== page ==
It Clicked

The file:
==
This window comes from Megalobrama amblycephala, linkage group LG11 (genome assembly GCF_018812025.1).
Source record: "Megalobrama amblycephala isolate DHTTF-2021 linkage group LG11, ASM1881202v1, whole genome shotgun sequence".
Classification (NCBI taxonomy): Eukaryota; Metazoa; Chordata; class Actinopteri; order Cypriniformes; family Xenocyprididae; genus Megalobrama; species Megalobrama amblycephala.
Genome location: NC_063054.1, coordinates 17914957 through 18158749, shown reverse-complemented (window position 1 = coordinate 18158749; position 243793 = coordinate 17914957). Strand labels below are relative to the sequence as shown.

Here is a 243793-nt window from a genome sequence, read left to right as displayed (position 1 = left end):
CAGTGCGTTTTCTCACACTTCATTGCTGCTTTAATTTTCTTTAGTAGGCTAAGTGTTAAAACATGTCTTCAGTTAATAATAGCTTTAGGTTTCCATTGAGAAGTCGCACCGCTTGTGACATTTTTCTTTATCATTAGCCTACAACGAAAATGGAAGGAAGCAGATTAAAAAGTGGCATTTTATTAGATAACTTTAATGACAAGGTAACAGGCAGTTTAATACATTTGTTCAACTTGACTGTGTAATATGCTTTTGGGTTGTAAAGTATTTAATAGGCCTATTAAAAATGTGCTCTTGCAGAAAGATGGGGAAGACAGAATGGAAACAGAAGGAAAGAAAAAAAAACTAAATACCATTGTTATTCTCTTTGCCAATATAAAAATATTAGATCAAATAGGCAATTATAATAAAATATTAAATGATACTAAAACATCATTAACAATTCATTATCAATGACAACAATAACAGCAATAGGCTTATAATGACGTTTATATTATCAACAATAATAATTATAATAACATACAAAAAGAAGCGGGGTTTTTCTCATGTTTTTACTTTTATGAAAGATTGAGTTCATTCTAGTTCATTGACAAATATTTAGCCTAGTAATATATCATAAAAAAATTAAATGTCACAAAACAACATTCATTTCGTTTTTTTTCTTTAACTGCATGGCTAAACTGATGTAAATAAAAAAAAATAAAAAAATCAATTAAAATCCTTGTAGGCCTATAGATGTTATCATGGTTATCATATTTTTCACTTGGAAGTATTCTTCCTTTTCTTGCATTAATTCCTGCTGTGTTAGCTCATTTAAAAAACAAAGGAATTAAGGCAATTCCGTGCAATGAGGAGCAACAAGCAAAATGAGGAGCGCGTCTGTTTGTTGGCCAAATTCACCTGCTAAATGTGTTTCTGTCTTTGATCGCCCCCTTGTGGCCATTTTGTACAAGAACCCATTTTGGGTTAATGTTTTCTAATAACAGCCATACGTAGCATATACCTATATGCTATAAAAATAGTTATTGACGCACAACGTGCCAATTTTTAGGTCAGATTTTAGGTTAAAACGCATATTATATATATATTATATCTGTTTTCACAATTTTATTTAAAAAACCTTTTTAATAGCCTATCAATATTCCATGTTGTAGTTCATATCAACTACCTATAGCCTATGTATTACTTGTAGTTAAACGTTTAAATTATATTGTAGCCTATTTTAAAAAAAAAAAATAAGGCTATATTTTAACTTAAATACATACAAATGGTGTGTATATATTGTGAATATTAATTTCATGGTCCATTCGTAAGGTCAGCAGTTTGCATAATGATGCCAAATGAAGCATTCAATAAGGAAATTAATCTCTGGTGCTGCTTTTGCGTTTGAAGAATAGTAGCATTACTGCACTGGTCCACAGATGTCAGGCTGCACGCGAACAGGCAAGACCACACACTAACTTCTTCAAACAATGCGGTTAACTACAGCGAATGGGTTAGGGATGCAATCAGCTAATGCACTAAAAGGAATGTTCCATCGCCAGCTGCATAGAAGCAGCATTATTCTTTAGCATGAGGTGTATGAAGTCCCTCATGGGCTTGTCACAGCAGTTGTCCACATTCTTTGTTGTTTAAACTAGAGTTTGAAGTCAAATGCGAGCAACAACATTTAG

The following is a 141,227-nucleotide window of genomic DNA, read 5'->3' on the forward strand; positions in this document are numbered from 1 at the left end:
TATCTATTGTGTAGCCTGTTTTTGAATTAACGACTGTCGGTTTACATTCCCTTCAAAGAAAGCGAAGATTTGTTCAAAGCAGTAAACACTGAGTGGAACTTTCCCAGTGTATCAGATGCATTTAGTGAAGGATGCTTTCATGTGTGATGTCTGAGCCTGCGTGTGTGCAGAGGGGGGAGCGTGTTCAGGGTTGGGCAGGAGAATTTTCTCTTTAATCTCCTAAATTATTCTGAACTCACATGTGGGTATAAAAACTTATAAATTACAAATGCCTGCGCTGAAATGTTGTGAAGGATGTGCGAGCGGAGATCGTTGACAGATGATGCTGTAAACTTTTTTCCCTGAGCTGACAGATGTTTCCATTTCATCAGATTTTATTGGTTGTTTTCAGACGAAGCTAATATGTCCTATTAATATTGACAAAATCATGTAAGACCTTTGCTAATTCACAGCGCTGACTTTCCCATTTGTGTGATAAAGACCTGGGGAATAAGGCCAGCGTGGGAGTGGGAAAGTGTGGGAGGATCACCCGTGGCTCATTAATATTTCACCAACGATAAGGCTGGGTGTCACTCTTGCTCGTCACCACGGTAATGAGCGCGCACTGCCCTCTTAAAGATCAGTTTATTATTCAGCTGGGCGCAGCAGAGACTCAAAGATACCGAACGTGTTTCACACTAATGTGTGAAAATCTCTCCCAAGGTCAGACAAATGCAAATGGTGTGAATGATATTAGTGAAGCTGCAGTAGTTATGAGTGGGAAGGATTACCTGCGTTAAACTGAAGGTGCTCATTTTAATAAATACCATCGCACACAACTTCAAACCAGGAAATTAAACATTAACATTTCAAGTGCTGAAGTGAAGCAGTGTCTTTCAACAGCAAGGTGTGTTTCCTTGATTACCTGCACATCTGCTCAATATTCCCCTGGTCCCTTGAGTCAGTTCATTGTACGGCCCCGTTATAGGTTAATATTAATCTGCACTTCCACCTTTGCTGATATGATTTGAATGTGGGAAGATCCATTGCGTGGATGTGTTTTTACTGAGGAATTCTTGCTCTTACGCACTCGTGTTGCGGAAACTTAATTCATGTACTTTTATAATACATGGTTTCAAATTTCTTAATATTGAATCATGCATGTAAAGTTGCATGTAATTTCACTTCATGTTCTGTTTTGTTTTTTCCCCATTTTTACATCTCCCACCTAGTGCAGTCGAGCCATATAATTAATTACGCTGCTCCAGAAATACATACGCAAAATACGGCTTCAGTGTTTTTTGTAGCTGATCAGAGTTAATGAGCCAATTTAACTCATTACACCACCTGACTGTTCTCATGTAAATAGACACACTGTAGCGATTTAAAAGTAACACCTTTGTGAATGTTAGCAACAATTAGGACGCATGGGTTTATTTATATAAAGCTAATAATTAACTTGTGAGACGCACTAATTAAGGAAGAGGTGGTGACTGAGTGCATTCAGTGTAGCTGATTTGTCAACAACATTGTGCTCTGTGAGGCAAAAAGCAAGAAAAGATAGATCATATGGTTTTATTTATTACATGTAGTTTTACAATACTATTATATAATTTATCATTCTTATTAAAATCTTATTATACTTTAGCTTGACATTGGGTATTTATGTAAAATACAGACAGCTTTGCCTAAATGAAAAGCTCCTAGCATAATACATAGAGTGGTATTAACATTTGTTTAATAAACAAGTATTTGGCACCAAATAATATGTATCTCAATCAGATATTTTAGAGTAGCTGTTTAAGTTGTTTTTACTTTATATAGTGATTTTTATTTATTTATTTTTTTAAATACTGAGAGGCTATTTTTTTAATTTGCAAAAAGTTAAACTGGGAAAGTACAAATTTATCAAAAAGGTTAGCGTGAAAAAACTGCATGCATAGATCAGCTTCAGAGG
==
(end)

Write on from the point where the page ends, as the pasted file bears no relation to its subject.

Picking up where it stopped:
Remember how I said that I can’t quite give an answer to why I suddenly began to study Japanese? The same can be said for my weight loss journey. Around July of 2021, roughly 6 months after beginning WaniKani, I watched this inspiring TED Talk by Laurie Coots which goes over her psychological strategy for weight loss. At the time of viewing it, I was roughly 345 pounds. The struggles with weight began in my teen years when I turned to it for comfort from the anxiety and OCD. I was oblivious to any nutritional metric and only cared about finding happiness from the foods I was eating and the soda I was drinking. That same “oh okay, why not” feeling came over me just like that day I decided to start learning Japanese. I began talking with my therapist and implementing the strategies brought up in the TED Talk. I sit here typing this today, a little less than two years removed from that fateful day, at 200 pounds, having lost 150 pounds and feeling as confident as I ever have in my entire life. Losing the weight, along with doing WaniKani every day gave me something to work towards, and more importantly, helped me to unlock my purpose.